Americans up and down the coast organized celebrations and parades, sang French revolutionary songs, and proudly commemorated the monumental events. Some Americans rushed to France to join in the effort. Tom Paine, author of Common Sense, the pamphlet that had done so much to promote revolutionary sentiment in the United States, became a French Citizen and even sat in the French National Assembly.

For President Washington, as for millions of his countrymen, the French and American revolutions were bound together as a single movement for liberty. “How great! How important . . . is the part, which the actors in this momentous scene have to perform!” Washington exclaimed in a letter to Lafayette. “Not only the fate of millions of the present day depends upon them, but the happiness of posterity is involved in their decisions.”

It was not long before the French Revolution spilled across national borders. As French armies began marching across Europe, with war breaking out among the world’s most powerful empires, the violence shifted across the Atlantic, finding fertile soil in France’s colony of Saint Domingue – today’s Haiti. The island was at the heart of the impossibly lucrative plantation complex producing rich stores of sugar, coffee, indigo, and other commodities that powered the Atlantic economy.

In 1791, slaves on the colony’s northern plains rose up in insurrection, launching more than a decade of warfare that would lead to the first and only successful slave revolution in Western history. By 1793, with slaves across the colony in open rebellion, French authorities played their trump card: in a desperate bid to maintain control of the island, they proclaimed the abolition of slavery.

Tens of thousands of refugees fled the Caribbean, many of them to the United States, which had become Saint Domingue’s most important commercial partner since the American Revolution. Trade between the United States and the French Empire had since increased precipitously.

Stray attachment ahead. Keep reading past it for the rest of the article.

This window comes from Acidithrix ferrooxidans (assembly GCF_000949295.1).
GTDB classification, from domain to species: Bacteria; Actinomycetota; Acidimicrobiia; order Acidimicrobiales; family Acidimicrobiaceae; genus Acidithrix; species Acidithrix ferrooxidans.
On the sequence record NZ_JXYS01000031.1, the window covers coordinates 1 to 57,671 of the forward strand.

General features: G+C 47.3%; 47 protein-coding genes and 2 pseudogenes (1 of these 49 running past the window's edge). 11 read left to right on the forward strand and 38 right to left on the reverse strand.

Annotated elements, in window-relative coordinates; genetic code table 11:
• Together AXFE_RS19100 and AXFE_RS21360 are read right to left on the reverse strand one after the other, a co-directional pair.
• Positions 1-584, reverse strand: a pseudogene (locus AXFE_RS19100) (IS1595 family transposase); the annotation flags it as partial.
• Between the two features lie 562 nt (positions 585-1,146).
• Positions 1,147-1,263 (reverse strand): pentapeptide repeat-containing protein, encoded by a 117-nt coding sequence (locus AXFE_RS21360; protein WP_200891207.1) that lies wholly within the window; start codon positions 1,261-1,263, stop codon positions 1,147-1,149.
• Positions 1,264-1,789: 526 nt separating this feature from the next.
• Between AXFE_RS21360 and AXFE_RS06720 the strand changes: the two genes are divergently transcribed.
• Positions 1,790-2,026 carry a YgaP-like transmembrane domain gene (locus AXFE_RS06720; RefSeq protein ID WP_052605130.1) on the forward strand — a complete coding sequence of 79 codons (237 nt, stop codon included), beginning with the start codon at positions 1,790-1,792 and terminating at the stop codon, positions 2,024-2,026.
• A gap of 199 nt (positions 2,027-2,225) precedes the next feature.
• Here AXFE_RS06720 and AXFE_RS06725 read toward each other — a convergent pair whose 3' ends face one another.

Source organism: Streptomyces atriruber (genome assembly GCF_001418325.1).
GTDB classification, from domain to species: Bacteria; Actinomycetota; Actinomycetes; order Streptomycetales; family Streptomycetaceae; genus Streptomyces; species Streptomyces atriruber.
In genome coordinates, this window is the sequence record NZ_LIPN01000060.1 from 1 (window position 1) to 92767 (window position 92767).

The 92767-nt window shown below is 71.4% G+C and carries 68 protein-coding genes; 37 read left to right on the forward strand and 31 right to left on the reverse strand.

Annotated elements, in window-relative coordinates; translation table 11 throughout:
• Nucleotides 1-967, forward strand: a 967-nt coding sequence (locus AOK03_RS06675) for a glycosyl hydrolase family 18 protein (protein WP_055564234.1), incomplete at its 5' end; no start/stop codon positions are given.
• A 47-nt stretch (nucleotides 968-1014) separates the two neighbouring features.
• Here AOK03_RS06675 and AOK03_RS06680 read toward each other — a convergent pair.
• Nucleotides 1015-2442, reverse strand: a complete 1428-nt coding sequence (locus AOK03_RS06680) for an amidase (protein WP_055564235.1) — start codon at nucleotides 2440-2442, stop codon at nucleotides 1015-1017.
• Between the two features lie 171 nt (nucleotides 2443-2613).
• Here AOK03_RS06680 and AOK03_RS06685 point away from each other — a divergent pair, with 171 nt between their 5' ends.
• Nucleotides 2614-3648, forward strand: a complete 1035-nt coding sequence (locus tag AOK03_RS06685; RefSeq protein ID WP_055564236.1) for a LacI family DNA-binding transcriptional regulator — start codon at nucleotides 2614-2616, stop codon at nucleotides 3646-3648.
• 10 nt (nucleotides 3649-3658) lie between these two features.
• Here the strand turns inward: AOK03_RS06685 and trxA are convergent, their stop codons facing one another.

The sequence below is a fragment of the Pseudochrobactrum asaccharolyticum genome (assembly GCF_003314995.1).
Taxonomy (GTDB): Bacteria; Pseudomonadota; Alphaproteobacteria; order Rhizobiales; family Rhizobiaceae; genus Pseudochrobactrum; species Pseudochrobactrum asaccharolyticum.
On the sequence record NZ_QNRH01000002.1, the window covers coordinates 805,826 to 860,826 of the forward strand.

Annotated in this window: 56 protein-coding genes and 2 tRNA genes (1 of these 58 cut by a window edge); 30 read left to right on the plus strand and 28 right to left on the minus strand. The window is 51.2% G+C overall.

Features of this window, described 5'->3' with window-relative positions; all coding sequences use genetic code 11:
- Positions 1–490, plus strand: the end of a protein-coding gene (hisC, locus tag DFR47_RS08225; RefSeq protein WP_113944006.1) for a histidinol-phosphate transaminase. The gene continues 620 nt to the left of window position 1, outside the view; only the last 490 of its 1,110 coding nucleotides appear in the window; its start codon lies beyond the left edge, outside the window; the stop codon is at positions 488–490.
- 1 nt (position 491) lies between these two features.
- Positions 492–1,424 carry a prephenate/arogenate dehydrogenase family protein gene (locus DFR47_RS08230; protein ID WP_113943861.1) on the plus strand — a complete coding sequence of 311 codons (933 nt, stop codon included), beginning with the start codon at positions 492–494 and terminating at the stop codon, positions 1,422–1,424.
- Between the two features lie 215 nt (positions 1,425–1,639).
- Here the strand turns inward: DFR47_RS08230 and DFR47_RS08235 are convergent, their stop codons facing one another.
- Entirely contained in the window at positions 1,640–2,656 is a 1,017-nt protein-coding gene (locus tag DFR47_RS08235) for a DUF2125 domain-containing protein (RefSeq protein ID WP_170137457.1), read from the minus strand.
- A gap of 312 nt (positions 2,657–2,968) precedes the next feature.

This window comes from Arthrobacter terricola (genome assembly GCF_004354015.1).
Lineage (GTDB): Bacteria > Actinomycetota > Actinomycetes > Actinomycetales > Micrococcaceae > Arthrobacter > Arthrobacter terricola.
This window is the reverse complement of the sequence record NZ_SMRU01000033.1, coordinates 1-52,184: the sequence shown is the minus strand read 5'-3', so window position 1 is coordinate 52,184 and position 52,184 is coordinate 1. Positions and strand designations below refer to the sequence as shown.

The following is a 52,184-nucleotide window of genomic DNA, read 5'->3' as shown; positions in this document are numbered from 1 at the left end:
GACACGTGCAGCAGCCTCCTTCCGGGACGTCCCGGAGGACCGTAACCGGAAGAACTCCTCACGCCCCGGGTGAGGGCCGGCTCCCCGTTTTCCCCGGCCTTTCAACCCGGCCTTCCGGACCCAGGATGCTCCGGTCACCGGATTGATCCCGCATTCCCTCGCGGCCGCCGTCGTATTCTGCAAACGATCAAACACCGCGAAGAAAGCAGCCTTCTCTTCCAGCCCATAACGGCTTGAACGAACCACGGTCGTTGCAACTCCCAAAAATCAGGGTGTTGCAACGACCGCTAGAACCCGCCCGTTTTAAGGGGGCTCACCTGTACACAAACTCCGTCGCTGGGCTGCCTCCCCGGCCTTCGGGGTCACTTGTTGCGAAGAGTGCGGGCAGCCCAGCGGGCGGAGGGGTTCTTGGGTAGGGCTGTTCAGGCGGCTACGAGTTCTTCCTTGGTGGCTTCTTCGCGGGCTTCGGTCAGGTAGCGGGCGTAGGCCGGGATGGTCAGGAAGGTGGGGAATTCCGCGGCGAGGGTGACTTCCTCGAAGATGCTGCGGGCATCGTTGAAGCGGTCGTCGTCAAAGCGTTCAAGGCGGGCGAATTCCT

In Philadelphia, the nation’s capital, arriving refugees found a city awash with French people from Europe and the Caribbean. French wine and silk and mustard arrived from distant ports. They found merchants who built grand houses in French neoclassical style, filled them with refined French furniture, ornate French tapestries, and exquisite Gobelins porcelain.

The refugees could smell the aroma of French food wafting through the alleys behind South Second Street, hear French revolutionary songs, performed nightly in the Chestnut Street Theatre, echoing off the cobblestones. They walked past French silversmiths, French dentists, and French dance instructors. They heard French spoken on Philadelphia’s streets and in its most refined social spaces. They read French newspapers published in Philadelphia, shopped in French bookstores, and ate in French taverns.

It really seemed, for a time at least, as though the United States spoke French.

From the longest perspective, the age of the American and French Revolutions launched a historical period dominated by modern nation-states. That period may be ending today, as the pressures of globalization and localism and political change push against the nation from all sides. And so, in a moment once again marked by revolution and global instability, we may be to look back at the late eighteenth century and see it as people saw it then, beyond the lens of national history.